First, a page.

And DarthMane2, have you read my original post? And the other posts by Christians in this thread? Or are you just ignoring it, and actively trying to NOT understand what actual Christians are telling you... because...??? Do you simply want to create and attack a strawman (that doesn't represent all, or possibly any, of us here) while acting like it represents all Christians and Christianity itself?

    You know better than that.

    Abraham Lincoln was a Republican. Mitt Romney is a Republican. Does that mean Romney is Lincoln?

    Grass is green. Emeralds are green? Does that means emeralds are grass?

    Apples are fruits. Oranges are fruits. Does that mean apples are oranges?
    Last edited by Summer Dreamer, Jan 2, 2013
  12. Rogue1-and-a-half Manager Emeritus who is writing his masterpiece

    Member Since:
    Nov 2, 2000
    star 8
    That's a fine point to make. I think this is the point of all really great discussion. TheBoogieMan and I used to be really fast friends; he was an atheist and I was a Christian (still am, I suppose). We were able to talk extremely openly with one another about what we believed, why we believed it and how it impacted our lives. There was never any sense that we were going to be judging each other or picking apart each other's reasoning. We both just genuinely wanted to understand where the other was coming from. It sound egotistical to just flatly say it, but it seems most atheist/religious discussions are more about convincing the other party than about understanding where they're coming from.
  13. Ghost Chosen One

    Member Since:
    Oct 13, 2003
    star 6
    Exactly. I liked going into the Atheism thread on the old boards, talking to @Jedi Merkurian about his Baha'i faith in great detail, talking to @aPPmaSTer about his Muslim faith in great detail, etc.

    The points that people are making in here have potential... but unfortunately many of them right now are more focused at trying to say "gotcha!" to the other side and validate their own bias/assumptions... not truly trying to understand the other side.

    Not all of them though. There are many great posts in here, which I hope to get around to, sooner or later. Just don't want some posts to poison the entire atmosphere.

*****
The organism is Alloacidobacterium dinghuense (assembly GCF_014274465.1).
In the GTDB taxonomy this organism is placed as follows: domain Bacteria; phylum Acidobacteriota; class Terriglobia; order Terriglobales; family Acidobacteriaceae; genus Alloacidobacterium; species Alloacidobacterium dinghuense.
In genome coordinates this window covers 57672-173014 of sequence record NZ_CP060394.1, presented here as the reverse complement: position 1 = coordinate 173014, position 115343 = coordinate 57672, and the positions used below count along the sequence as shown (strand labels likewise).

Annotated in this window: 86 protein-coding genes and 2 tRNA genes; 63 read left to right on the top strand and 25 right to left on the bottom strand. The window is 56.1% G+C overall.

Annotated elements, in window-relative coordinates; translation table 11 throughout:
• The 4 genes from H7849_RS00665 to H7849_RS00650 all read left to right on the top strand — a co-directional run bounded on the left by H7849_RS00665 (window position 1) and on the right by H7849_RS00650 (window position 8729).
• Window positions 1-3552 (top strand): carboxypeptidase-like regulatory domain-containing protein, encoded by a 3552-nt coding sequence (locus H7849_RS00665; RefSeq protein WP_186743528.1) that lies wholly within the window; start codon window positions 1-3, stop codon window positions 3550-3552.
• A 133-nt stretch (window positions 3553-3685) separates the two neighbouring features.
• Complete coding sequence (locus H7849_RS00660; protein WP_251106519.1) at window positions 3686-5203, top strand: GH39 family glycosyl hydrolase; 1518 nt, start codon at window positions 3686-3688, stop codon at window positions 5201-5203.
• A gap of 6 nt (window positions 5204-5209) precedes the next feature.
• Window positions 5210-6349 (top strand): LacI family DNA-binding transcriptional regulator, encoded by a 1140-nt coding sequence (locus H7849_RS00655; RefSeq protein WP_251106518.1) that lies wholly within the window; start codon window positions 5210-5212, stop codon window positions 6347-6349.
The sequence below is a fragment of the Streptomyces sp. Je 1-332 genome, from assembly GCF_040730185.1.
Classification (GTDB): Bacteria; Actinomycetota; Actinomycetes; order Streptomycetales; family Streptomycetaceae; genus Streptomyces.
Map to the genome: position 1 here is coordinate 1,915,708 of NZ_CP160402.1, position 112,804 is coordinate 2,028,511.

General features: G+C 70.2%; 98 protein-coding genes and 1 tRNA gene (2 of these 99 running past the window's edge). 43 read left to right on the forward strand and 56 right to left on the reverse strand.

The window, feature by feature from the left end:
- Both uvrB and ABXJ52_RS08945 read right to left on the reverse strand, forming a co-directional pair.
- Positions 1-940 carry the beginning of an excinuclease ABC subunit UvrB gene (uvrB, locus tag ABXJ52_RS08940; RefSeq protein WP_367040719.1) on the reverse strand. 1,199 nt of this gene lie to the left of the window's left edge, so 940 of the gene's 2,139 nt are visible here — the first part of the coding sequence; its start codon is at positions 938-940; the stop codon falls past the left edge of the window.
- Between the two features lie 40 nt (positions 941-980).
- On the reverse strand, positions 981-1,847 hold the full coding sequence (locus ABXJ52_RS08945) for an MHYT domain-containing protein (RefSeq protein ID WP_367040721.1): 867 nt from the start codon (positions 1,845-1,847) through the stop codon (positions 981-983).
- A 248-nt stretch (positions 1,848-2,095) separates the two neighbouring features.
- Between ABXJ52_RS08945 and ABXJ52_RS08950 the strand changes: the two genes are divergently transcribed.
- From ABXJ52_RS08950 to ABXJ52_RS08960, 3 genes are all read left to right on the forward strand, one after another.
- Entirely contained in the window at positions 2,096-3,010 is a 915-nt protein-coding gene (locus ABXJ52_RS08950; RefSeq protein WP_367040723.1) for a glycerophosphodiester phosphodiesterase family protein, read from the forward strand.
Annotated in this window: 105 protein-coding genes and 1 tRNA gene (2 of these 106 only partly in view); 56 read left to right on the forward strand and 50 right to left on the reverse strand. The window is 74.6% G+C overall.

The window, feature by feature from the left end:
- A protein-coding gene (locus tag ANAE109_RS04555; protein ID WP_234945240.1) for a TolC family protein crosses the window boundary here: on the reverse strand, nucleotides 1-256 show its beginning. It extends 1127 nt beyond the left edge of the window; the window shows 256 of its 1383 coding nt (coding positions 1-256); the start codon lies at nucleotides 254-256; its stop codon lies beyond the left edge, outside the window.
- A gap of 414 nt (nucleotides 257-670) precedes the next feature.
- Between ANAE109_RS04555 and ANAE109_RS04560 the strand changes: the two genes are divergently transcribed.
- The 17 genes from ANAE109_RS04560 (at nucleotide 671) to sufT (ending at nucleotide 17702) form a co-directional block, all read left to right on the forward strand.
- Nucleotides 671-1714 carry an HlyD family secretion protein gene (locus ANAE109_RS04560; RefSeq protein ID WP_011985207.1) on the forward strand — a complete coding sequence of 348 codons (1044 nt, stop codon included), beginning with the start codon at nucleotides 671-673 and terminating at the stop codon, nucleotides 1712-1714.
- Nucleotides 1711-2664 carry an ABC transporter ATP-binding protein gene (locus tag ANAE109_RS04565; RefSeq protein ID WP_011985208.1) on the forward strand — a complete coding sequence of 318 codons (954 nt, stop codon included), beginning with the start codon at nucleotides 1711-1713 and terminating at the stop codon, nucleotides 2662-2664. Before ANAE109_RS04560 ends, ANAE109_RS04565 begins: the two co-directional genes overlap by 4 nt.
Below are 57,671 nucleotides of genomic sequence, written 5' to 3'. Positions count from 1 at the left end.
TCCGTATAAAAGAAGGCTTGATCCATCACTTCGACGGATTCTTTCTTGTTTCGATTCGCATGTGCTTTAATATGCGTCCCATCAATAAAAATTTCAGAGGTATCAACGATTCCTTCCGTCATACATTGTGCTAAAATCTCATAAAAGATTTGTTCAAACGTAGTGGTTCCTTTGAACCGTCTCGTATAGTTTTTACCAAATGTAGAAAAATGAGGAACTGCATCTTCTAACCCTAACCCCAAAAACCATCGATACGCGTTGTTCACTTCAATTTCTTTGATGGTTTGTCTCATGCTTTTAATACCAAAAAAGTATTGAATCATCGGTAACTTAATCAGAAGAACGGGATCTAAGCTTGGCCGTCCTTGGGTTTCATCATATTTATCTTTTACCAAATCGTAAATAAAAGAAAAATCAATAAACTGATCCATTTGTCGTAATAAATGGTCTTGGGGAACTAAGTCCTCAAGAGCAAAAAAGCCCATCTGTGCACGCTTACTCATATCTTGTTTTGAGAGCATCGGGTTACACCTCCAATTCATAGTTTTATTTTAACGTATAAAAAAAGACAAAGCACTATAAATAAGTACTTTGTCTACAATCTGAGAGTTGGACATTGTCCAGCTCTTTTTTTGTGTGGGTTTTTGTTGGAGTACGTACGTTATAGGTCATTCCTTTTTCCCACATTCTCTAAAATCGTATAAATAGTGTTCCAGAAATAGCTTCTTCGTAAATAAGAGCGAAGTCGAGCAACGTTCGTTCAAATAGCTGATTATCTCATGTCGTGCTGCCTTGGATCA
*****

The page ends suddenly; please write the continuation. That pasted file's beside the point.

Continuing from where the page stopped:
Last edited by Summer Dreamer, Jan 2, 2013
  14. Jedi Merkurian ST Thread Reaper and Rumor Naysayer

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    This. Now with Mod-lyBacking(tm). To ask questions in such a way as to understand, is OK; "gotcha" questions, not so much. [face_peace]
    Last edited by Jedi Merkurian, Jan 3, 2013
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  15. Jedi Merkurian ST Thread Reaper and Rumor Naysayer

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    This is actually in keeping with Baha'i Writings on the topic. But this is the Christianity thread, sooooo...[face_whistling]
  16. darthhelinith Force Ghost

    Member Since:
    Feb 10, 2009
    star 5
    So I just found this as part of a comment on a news article:

    "Yes, there are more atheists today than ever before (even percentage wise). Reasons: One is that atheism is the direct result of misinformation being taught to our kids by the Communist Teachers in our schools (Commies admitted that they do/did send Communist Teacher specifically to rot our kids)"

    [IMG]

    When will some Christians grow up and accept responsibility for their own failings? It is not the job of schools to teach kids about the Christian faith, that is your responsibility as parents.
  17. PiettsHat Force Ghost

    Member Since:
    Jan 1, 2011
    star 4
    Granted, I'm not a theist, but I heard an explanation for the trinity once that I thought made more sense than the "cloverleaf" model I had been taught as a child. So here goes:

    The Father is water vapor
    The Son is liquid water
    The Holy Spirit is ice

    God is H2O

    Now H2O is water vapor, liquid water, and ice. And water vapor, liquid water, and ice are all H2O.

    But ice is not liquid water which is not vapor.

    The Father, the Son, and the Holy Spirit are all different forms that God takes just as water vapor, liquid water, and ice are all different forms that H2O takes. Not a perfect analogy, of course, but I found it helped me understand the theistic perspective a bit better.

    Science FTW.
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  18. Asterix_of_Gaul Force Ghost

    Member Since:
    Sep 13, 2007
    star 5
    That is Modalism--otherwise known as Sabellianism. It poses a number of theological challenges.

    For one thing--Jesus Christ prays to the Father. If the Father is H20, then can H20 be both water and vapor at the same time? Similarly, who suffers on the cross? Is it the Father in the form of the Son, or the Holy Spirit?